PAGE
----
Not quite the Kennedys: What the Emanuel ‘dynasty’ is missing

In an article for The Daily Beast, Rebecca Dana weaves a darling web of family fortune that likens the Emanuels—parents Ben and Marsha, children Zeke, Rahm and Ari and their offspring—to the Kennedys. They are the “Jewish Kennedys” whom she triumphantly crowns the “next great American dynasty.”

It’s not a bad wager: Zeke, the eldest, is a senior adviser for health policy to the Obama Administration; middle-brother Rahm is the President’s Chief of Staff; and Ari, as Angelenos know, is one of Hollywood’s most powerful players as the head of William Morris Endeavor Entertainment agency.

But what’s a dynasty without a matriarch?

The Kennedys had several: from Rose to Jackie to Caroline to Carolyn to Maria. Of course Jackie stood out and became a shining emblem of all that the Kennedys represented—elegance, wealth, sophistication, power and beauty—and seemed to retain her status long after her husband died and she was no longer a “Kennedy.” 

Who among the Emanuels—a family built on aggressive brotherhood—could emerge to pattern the centripetal force that was Jackie O? I dare anyone to imagine what a Kennedy looks like and not see dark black sunglasses and multi-strand pearls. So far, the women in the Emanuel family exist only among their inner circle and are rarely seen, heard from or even mentioned (Dana’s story does not name any of the Emanuel wives, except for Marsha, their mother).

At the moment, the closest thing the Emanuels have to a burgeoning female star is Zeke’s eldest Rebekah, who graduated from Yale at the “tippy top” of her class, has won nearly every major humanities prize and “spent her post-collegiate years working with the Ugandan parliament to deal with gender-based crimes, studying how conflict-related bereavement impacts family members’ political activism in the Israeli-Palestinian conflict, and investigating ways to improve care for the terminally ill in New Delhi.” It’s an impressive mouthful, and sounds like the caliber of activity a certain Clinton daughter embraced once she realized her family’s dynastic (at least politically) power.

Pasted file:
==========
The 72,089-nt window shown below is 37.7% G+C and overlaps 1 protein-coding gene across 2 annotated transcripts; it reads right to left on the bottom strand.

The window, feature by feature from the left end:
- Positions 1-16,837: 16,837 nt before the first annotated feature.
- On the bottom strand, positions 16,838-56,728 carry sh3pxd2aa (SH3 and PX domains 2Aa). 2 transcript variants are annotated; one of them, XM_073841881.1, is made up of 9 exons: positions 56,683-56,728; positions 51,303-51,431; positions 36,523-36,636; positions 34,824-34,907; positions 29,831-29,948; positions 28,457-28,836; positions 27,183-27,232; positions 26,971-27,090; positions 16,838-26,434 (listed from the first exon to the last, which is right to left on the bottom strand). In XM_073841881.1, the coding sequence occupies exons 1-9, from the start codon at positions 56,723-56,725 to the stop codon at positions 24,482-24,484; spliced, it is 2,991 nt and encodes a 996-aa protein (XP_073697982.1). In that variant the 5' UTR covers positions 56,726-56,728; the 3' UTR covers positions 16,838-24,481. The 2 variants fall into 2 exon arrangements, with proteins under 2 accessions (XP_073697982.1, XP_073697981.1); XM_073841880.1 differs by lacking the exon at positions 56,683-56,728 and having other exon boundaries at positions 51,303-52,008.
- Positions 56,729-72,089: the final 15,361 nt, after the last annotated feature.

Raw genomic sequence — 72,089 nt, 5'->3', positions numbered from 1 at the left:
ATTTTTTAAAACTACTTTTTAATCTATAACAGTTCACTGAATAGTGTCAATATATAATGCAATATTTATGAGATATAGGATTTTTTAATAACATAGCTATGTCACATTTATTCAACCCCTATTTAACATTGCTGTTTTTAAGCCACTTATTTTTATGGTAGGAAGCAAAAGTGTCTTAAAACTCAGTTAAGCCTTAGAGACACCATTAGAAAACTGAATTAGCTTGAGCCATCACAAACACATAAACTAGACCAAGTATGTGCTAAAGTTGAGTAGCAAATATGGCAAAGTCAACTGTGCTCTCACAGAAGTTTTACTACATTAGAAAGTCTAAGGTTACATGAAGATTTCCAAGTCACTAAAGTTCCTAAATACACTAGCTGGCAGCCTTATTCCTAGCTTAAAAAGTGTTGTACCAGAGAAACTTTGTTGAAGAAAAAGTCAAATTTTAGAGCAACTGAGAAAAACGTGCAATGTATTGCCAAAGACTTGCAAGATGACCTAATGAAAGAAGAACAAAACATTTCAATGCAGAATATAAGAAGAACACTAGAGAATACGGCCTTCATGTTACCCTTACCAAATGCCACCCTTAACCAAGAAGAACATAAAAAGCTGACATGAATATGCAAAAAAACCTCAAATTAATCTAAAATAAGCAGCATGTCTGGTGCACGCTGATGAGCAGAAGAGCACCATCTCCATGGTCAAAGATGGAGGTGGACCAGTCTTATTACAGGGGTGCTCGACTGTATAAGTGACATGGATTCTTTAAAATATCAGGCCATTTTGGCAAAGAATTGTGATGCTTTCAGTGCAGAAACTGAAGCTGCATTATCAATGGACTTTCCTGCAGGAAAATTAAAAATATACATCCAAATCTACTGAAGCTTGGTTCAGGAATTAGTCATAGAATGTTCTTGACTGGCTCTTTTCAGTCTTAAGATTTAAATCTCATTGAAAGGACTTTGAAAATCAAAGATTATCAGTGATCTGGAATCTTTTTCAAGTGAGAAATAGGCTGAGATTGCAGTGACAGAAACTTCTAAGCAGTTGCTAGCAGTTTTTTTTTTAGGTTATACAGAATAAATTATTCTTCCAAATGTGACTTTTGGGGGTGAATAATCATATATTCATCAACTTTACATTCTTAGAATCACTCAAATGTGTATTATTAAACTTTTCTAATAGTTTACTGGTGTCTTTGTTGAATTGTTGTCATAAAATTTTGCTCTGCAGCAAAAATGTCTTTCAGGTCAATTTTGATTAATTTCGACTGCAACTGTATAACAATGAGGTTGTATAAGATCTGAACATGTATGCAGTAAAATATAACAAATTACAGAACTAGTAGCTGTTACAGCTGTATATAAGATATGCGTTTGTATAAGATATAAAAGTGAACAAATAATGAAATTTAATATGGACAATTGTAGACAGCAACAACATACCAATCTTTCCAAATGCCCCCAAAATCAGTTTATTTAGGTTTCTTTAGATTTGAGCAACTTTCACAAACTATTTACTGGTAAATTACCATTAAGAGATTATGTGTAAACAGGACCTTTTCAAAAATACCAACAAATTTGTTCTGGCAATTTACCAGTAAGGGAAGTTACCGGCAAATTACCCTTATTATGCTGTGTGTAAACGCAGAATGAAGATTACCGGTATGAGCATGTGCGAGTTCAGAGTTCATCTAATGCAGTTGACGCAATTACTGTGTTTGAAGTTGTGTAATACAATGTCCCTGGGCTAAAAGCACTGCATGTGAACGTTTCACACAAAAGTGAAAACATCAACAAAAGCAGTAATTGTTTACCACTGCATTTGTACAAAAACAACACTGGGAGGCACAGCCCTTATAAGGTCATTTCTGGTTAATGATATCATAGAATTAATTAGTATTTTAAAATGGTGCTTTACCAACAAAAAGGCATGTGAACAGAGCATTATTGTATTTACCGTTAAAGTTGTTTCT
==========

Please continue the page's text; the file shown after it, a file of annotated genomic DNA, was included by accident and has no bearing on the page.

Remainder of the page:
The only trouble is, Rebekah wants no share of the spotlight: “The thing is, as I’m sure you’ll understand,” she wrote by email to the author, “I am in this funny spot of really being a private person and, recently, there has been plenty of media all of a sudden. I like to lead my life in the day-to-day happenings, joys, and challenges. It is important to me to remain simply a private person.”

Rebekah has two younger sisters of college age, but the rest of the Emanuel offspring are under 13. (And 13 being of age in Judaism brings news that Ari and Rahm will take their eldest sons, Noah and Zach to Israel this Spring for their Bar Mitzvahs.) There is one mysterious woman, however, that we know little about but who is closely tied to the family line—the Emanuels’ adopted sister, Shoshana—with whom the family has a “complex” relationship, according to the author and as it sounds, will probably not become a figurehead.

Other than that, Dana drives her point on the Kennedy comparison by matching up Ben and Marsha Emanuel with Joe and Rose Kennedy, who she says (with great seriousness) are alike in indulging their children’s “creative whims.”

When Ari—the youngest, future founder of the Endeavor talent agency, and model for Ari Gold on HBO’s Entourage—wanted to build an igloo with his brothers, Marsha gave over all her pots and pans for freezing blocks of ice. When Rahm—the middle child, future engineer of the Democrats’ 2006 takeover of Congress and President Obama’s chief of staff—wanted to get serious about ballet, Marsha drove him to class. When Zeke—the eldest, future bioethicist at the National Institutes of Health and leading voice for health-care reform—wanted to dissect cow parts, he got cow parts.

Now that’s a dynasty we should all want to be part of.

Read more at The Daily Beast here.

More Emanuels on Hollywood Jew:

Ari Emanuel: The Superagent

Ari Emanuel, A Mogul on the Rise

“West Wing” creator Aaron Sorkin on his agent Ari Emanuel